There’s a charming appeal to the older homes in Kansas City, MO. The architecture may not have the same sharp lines that today’s modern homes do, but it’s reminiscent and nostalgic. Unfortunately, those architectural differences make it more difficult for you to waterproof an older home.
What can you do, then, when you notice water pooling in your basement?
Leaks in Older Houses: The Causes
What causes leaks to appear in your home? Be your home old or new, causes can include:
- Poor grading
- The lack of waterproofing solutions in play
- Foundations made out of gravel, concrete or brick
- Intense hydrostatic pressure
- Shifting soil
Why is it So Difficult to Waterproof an Older Home?
Basements in older homes were often used as storage units for food or supplies. Nowadays, homeowners are more likely to use them for entertainment or as guest quarters.
The architectural differences between old foundations and new foundations, however, make it difficult to waterproof an older basement. Older basements don’t have wall footings supporting their foundations, and the floor itself may be several decades out of code. As a result, trying to dig out the perimeter of your home could destabilize the house in its entirety.
How to Waterproof an Older Home
Because you’re not going to be able to easily waterproof your home from the outside, you’ll want to take steps to keep your belongings safe in other ways. Waterproofing your home is sometimes as simple as cleaning your gutters, but it can be easier to do when you have a contractor on your side.
If you’re looking to waterproof your Kansas City, MO, home, you can:
- Clear out your gutters – If you haven’t cleaned your gutters in a while, you may be putting the structural integrity of your home at risk. When water doesn’t have anywhere to go, it’ll pour down from your gutters onto the perimeter of your home. This means that water will have a more direct path to your foundation and that any cracks that have started to form will grow worse.
- Redirect your downspouts – Similarly, if your downspouts have shifted due to water, animal interference, or you need to mow the lawn without running them over, you’ll need to make sure you move them back to their original positions. If you’re not careful, misdirected waterspouts could also direct water straight onto your foundation.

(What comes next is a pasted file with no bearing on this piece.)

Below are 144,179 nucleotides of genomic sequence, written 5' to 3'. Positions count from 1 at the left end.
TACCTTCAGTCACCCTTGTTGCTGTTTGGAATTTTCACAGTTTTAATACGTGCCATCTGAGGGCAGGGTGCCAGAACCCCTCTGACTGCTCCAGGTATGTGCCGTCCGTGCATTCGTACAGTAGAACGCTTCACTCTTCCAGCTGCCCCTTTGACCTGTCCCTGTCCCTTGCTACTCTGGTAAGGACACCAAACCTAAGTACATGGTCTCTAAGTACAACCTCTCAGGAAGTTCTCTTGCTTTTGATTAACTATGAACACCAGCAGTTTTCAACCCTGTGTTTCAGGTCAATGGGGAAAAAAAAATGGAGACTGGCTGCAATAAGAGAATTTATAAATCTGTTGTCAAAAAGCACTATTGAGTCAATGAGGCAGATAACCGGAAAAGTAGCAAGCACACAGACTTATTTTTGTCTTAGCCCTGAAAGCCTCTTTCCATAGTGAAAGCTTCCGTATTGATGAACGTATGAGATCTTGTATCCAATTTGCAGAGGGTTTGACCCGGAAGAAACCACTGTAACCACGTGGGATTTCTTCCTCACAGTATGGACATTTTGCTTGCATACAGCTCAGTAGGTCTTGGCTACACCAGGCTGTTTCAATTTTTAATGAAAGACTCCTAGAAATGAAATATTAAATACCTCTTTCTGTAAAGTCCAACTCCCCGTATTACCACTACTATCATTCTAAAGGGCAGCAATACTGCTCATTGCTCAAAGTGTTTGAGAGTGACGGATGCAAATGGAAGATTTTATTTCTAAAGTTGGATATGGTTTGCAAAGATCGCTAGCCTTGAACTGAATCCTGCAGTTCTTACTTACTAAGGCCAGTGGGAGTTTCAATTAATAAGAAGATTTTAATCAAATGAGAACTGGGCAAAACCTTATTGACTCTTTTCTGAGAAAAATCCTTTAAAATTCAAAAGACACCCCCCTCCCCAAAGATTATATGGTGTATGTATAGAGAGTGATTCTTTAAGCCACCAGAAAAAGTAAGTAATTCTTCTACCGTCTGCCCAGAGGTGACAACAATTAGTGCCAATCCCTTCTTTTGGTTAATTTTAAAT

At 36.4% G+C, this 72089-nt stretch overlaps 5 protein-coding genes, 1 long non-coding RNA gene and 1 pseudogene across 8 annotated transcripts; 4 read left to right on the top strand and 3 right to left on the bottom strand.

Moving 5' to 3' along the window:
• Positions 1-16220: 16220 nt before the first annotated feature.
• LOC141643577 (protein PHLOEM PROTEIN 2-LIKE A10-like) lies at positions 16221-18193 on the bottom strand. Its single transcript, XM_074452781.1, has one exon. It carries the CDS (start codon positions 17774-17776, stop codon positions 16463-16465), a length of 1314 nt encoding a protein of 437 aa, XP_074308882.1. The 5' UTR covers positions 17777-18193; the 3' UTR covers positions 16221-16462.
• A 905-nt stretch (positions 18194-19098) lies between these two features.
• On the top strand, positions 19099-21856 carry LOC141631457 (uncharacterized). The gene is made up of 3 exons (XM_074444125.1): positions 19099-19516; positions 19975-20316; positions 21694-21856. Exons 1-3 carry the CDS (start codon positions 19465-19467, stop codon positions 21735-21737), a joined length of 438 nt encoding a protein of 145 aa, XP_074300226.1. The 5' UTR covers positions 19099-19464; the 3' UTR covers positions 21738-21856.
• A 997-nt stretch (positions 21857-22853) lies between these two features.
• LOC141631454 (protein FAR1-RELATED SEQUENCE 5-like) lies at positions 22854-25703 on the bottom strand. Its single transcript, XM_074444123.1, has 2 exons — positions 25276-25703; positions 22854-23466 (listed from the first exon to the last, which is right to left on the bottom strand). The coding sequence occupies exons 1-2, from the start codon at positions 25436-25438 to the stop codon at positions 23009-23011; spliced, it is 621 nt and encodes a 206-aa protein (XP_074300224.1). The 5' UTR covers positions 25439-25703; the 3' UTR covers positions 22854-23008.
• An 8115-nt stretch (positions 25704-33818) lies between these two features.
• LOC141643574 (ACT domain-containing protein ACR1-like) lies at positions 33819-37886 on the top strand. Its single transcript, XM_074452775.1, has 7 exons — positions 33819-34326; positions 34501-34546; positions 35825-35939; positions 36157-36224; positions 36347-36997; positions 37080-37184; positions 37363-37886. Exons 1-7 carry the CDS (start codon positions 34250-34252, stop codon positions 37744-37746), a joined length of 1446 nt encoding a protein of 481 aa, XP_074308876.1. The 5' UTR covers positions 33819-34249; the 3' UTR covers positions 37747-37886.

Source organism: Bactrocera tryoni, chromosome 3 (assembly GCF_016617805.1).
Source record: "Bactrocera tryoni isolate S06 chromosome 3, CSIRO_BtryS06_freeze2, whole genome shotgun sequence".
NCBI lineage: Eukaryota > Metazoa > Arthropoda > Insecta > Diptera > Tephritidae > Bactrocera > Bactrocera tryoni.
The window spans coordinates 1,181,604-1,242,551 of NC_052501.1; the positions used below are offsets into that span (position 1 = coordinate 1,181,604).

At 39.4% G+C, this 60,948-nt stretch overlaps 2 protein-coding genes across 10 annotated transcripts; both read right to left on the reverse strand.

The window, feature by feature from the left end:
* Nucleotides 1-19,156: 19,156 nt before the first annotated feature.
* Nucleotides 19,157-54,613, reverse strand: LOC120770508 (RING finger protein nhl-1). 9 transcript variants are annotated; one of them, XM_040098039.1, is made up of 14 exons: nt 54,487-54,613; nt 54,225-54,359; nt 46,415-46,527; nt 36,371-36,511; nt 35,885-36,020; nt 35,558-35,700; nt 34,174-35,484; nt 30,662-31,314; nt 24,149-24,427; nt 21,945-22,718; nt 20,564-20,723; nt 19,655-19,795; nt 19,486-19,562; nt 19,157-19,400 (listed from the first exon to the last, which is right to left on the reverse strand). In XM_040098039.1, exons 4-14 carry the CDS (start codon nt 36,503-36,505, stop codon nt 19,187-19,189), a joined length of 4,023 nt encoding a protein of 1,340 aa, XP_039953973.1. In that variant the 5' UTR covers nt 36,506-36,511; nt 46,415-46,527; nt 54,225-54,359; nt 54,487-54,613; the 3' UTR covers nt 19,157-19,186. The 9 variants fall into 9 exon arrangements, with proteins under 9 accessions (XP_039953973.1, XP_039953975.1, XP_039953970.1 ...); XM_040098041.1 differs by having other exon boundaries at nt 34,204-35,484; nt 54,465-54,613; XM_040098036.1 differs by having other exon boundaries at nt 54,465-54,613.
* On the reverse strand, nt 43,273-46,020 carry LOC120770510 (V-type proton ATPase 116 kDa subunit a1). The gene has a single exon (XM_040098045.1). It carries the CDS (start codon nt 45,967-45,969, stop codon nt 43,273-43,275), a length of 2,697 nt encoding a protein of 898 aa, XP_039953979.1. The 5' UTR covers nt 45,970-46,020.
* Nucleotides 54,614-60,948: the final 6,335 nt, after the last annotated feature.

- Check for cracks – With the help of a contractor, check your home for the signs of a damaged foundation. A contractor will be able to tell how severe the cracks are based on a visual reference and on the severity of the symptoms she can see in your home. Don’t worry about the cost of an initial inspection, either – the contractors in Kansas City, MO, will look over your home and give you a quote for free.
- Take advantage of temporary sealants – Temporary sealants are, as the name suggests, temporary. However, if you quickly want to start directing water away from your home, they’re a short-term solution. Talk to your contractor about the sealants that’ll be best for your home, then make sure any and all cracks have been professionally filled before sealing.
- Install a sump pump or a French drain – If you experience more severe leaks when it rains in Missouri, you’re going to want to bring in the big guns. French drains and sump pumps are cousins, as they work together. Interior French drains collect the leaking water from your basement walls and floor, and then channel this water to a sump pump system. The sump pump then pumps this water out of the basement and away from your home’s foundation.
- Check your window wells for damage – If your basement and foundation don’t have cracks, but you’re still seeing water damage inside your home, your window wells may be leaking. Go over the wells to see if rain’s damaged the seal. If so, you’re going to need to reach out to a contractor to have the windows resealed.
Waterproofing an older home may be a challenge, but it’s one that you can tackle with professional guidance. Get in touch with a contractor in Kansas City, MO, today to see what waterproofing solutions will help you retain the value of your older home.